The Bolivian soldier who volunteered to kill Che, did so because several of his close friends had been shot in combat with Che’s band of guerrillas earlier that week. He shot Che nine times with an M-2 carbine, in the legs, shoulder, chest, and throat. He was pronounced dead that afternoon and the Bolivian brass posed for pictures with the dead revolutionary.
One myth that has endured was that CIA ordered the assassination. That is false, Rodriguez and CIA wanted Che alive and wished to bring him to Panama to be further interrogated.
The amazing thing is how exactly what the Bolivians didn’t want, came true. Che became a martyr in death and in the very village where he was killed, erected a statue of him. Everywhere in Bolivia are pictures and murals of him including the university in La Paz. The same people that rejected and informed on him, now revere his memory.
The Bolivian Army had an elite Ranger battalion but was distrustful of anyone who could help in overthrow the countless corrupt governments that would ensue. They disbanded the unit not long after. Several years later the Rangers were reformed.
In a testament to the Special Forces men from Panama who trained them, they wear Green Berets with a red flash. Their unit crest is identical to the one the SF wears but in lieu of “De Oppresso Liber”, theirs simply reads “Ranger”.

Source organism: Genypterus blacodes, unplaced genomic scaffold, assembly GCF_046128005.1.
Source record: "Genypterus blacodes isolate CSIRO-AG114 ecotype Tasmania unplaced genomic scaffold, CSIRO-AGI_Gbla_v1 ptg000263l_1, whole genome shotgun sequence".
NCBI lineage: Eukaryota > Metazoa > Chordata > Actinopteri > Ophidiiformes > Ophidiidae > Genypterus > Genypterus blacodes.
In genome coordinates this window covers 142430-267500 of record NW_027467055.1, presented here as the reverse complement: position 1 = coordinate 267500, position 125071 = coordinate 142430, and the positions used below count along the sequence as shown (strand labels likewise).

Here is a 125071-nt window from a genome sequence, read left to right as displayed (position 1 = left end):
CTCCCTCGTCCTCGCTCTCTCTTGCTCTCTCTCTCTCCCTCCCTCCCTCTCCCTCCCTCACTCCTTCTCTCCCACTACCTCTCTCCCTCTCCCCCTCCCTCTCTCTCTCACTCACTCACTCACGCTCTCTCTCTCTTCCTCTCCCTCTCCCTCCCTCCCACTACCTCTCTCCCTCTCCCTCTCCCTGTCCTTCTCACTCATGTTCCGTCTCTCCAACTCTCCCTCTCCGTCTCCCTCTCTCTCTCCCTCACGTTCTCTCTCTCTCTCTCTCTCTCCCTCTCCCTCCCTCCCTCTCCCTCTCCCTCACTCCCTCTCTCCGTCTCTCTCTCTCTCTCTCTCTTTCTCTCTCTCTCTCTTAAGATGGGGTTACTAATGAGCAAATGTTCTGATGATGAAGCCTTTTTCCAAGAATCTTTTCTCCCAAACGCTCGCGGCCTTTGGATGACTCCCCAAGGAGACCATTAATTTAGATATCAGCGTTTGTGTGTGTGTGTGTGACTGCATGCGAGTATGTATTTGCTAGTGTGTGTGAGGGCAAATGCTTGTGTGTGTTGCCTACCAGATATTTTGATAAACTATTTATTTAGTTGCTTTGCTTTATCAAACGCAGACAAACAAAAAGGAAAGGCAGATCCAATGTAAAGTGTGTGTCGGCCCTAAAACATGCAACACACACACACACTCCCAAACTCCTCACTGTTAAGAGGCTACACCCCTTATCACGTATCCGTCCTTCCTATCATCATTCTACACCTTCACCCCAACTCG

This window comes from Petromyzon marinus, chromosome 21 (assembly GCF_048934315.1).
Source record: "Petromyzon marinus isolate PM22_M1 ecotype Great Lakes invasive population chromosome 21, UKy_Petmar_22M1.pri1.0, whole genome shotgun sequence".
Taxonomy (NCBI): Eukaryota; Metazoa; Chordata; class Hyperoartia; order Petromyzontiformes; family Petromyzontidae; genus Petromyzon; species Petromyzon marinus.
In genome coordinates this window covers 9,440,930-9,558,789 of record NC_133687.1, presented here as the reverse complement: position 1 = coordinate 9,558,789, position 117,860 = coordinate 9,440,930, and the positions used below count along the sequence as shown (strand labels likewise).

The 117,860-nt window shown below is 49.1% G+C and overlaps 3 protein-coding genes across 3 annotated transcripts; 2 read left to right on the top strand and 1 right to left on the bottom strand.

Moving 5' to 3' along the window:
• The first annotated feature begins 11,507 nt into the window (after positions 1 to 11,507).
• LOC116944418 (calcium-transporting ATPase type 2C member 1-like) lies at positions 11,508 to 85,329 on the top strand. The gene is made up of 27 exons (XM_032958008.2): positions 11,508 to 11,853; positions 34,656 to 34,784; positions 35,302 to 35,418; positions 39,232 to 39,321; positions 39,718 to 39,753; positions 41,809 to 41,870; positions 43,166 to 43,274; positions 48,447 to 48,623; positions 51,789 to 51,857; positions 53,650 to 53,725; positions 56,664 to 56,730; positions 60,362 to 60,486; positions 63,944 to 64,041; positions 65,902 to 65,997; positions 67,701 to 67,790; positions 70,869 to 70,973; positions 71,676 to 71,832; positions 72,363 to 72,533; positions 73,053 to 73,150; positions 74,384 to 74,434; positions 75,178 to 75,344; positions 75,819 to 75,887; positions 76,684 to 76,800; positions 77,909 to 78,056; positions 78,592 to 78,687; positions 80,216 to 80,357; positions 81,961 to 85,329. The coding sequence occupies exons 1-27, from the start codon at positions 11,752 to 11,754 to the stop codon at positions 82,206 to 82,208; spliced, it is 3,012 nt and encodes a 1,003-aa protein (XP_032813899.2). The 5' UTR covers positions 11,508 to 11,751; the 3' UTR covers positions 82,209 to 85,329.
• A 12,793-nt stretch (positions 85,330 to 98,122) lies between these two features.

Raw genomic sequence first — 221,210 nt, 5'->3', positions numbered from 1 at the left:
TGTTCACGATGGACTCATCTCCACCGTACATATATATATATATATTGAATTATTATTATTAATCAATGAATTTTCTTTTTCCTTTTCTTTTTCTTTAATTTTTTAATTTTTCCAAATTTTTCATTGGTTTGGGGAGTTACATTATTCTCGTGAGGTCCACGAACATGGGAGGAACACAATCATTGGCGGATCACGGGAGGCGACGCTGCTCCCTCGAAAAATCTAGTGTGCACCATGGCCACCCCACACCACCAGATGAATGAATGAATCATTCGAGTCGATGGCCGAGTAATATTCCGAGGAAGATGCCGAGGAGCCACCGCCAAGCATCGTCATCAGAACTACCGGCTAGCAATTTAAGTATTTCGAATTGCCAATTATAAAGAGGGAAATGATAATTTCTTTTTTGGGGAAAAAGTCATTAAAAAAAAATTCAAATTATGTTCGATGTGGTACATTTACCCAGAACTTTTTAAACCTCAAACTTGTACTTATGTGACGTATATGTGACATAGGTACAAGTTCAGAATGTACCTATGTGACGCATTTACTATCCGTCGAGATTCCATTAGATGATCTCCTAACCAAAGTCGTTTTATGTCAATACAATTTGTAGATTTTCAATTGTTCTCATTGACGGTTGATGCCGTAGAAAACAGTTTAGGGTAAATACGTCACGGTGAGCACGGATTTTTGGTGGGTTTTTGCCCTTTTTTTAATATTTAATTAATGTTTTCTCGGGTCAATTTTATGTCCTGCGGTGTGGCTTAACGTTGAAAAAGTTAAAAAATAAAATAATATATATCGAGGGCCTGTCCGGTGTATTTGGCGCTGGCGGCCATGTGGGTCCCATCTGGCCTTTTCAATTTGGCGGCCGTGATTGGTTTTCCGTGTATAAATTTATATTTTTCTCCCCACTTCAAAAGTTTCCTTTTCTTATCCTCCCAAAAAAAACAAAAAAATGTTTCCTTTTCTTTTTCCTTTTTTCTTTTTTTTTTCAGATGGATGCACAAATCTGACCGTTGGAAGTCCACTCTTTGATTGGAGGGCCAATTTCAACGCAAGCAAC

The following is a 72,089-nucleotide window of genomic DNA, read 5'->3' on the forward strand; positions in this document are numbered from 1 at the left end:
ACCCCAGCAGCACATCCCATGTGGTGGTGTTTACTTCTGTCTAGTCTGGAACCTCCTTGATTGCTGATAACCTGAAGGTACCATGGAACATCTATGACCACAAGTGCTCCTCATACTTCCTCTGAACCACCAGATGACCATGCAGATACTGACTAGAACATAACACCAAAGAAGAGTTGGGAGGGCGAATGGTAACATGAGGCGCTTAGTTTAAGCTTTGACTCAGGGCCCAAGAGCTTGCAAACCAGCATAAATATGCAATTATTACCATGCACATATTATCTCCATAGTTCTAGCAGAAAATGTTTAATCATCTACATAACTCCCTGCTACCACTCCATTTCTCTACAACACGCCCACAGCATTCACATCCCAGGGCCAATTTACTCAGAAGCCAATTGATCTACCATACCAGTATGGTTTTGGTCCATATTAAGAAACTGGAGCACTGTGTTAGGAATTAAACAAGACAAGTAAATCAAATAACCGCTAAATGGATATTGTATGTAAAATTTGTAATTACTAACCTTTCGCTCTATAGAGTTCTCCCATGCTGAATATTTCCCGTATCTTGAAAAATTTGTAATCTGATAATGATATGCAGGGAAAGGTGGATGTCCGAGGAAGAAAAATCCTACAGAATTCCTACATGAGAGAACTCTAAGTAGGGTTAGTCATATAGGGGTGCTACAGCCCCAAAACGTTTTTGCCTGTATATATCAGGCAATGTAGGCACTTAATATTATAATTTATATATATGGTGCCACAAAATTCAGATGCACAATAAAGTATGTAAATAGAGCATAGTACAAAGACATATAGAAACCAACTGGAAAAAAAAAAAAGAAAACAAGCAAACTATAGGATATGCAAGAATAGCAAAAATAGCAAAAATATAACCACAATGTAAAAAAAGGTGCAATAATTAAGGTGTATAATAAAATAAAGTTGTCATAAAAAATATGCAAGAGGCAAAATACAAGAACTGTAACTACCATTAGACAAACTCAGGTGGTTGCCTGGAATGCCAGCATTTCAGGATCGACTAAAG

On a counternarcotics mission training another unit several years later, my partner Dave and I heard that the 7th SFG commander, Hugh Scruggs, and SOCSOUTH Major, later BG Remo Butler were to visit the Ranger Bn. prior to 7th SFG conducting some joint training. We accompanied them to the Bn where their history to Shelton and SF troops from Panama remained strong.
There were numerous pictures on the walls of that time and their unit sign in book that dated back to that time was at the HQs. They asked all four of us to sign in as guests and flipping back to the beginning, Colonel Scruggs showed the rest of us the signatures of the long-before SF troops who helped start the unit. It was a neat moment.
Shelton left Bolivia two days after Che was captured. His mission and Army service were done. He retired soon afterward and settled in Sweetwater, Tennessee. He died on June 29, 2010, and is buried in Athens, TN.
Photos: US Army
If you enjoyed this article, please consider supporting our Veteran Editorial by becoming a SOFREP subscriber. Click here to get 3 months of full ad-free access for only $1